A new Amnesty International report says survivors tell of the torture of tens of thousands of political prisoners in Syria.
The report also estimates more than 17,000 people died or were killed in Syrian military prisons between March 2011 and December 2015.
An uprising against Syrian President Bashar al-Assad began in 2011. This led to a civil war that continues today.
Charges in the report, called “It Breaks the Human,” were based on interviews with 65 torture survivors. Most witnesses told Amnesty they had seen at least one death while in prison.
The Director of Amnesty International for the Middle East and North Africa, Philip Luther, called the report a “catalog of horror stories.”
“For decades, Syrian government forces have used torture as a means to crush their opponents,” Luther said. “Today, it is being carried out as part of a systematic and widespread attack directed against anyone suspected of opposing the government in the civilian population and amounts to crimes against humanity.”
Syrian authorities have denied the charges.
The report said that abuses increased at the start of the Syrian uprising. “…Anyone perceived to oppose the government is at risk of arbitrary detention, torture and other ill-treatment, enforced disappearance and death in custody,” it said.
Torture during interrogations
Most detainees told Amnesty they experienced torture and other ill-treatment during almost all interrogations. The torture described included beatings, electric shock, psychological abuse and other methods.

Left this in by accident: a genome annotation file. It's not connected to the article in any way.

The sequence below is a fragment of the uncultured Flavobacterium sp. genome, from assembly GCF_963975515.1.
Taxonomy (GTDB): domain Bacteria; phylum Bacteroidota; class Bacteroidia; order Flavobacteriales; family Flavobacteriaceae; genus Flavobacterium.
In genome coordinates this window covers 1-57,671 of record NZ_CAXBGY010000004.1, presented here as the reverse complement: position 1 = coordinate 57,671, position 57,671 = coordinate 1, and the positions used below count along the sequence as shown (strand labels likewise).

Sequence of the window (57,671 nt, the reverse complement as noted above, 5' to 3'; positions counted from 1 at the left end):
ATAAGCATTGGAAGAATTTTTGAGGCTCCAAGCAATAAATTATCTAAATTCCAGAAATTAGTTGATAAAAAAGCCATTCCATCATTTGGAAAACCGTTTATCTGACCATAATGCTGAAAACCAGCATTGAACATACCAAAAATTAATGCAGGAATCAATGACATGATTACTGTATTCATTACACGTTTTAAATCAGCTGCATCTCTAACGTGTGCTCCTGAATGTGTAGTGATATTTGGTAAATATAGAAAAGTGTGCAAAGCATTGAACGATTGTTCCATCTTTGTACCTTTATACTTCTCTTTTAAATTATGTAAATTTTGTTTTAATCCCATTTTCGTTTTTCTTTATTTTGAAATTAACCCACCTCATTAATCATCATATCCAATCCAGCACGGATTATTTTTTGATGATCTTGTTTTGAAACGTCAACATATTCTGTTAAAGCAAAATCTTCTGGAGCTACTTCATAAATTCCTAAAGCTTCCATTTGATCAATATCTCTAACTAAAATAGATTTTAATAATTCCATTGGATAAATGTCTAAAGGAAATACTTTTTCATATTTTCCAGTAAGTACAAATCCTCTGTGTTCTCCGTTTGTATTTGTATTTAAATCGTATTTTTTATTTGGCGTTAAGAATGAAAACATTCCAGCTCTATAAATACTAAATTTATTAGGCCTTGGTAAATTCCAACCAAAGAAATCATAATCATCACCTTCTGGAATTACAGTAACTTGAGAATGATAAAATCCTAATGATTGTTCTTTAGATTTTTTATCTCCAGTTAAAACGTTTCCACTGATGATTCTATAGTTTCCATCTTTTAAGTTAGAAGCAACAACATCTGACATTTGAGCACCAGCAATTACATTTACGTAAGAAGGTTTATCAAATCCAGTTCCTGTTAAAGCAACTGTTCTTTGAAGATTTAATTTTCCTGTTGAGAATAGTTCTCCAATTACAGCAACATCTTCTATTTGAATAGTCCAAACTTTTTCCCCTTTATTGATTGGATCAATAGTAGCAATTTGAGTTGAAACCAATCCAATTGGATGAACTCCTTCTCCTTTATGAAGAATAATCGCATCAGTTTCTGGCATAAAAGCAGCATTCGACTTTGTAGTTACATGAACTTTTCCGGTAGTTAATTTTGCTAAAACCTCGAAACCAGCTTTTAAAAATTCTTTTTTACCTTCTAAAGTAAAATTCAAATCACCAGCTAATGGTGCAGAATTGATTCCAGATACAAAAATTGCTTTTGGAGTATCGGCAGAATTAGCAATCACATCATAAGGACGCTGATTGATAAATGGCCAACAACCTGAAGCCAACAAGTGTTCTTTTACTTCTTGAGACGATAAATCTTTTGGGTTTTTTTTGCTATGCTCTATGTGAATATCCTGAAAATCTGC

Amnesty Syria expert Claudia Scheufler helped put the report together. She said there is much more torture now than there was in the past.
“I was looking through one of our old reports from 1987. And the torture methods that we documented then are actually scarily similar to the ones that we have documented now, but obviously the scale has changed dramatically.”
Sexual assaults were also reported by men and women prisoners. Witnesses said some of the sexual violence happened during so-called “security checks” conducted on new detainees.
The report said many beating survivors were kept alongside others who died. Witnesses said guards kept wounded prisoners in cramped, unsanitary facilities with no medical care.
“[They were] hitting me everywhere… After they were done beating me with the wooden sticks, they took the cigarettes. They were putting them out all over my body. It felt like a knife excavating my body, cutting me apart,” said one witness.
A lawyer detainee told his story: “They treated us like animals. They wanted people to be as inhuman as possible… I saw the blood, it was like a river… I never imagined humanity would reach such a low level… they would have had no problem killing us right there and then.”
Nadim Shehadi, from Tufts University's Fletcher School of Law and Diplomacy, said the report tells of the Syrian government’s long and brutal history.
“For most Syrians, Palmyra prison was where the Syrian regime perfected torture. Where people were held in the thousands, where they were forgotten. And the saying in Palmyra was that the lucky ones were dead, because life was made so horrible by the brutality of the prison.”
Call for action
Amnesty urged the international community – specifically the United States and Russia - to put greatest importance on human rights abuses in any peace negotiations with Syrian authorities.
I’m Bryan Lynn.
Words in This Story
catalog – n. a series of documented bad events
systematic - adj. using a careful system or method or done according to a system
perceived – adj. thought of in a particular way
arbitrary – adj. not based on a system of principles, unfair
interrogation – n. to ask someone a lot of questions, often with great force
unsanitary – adj. dirty, especially in a way that is dangerous to health
scarily - adv. done in a manner that causes fear
excavate – v. to dig into or make a hole
brutal – adj. extremely cruel, harsh or violent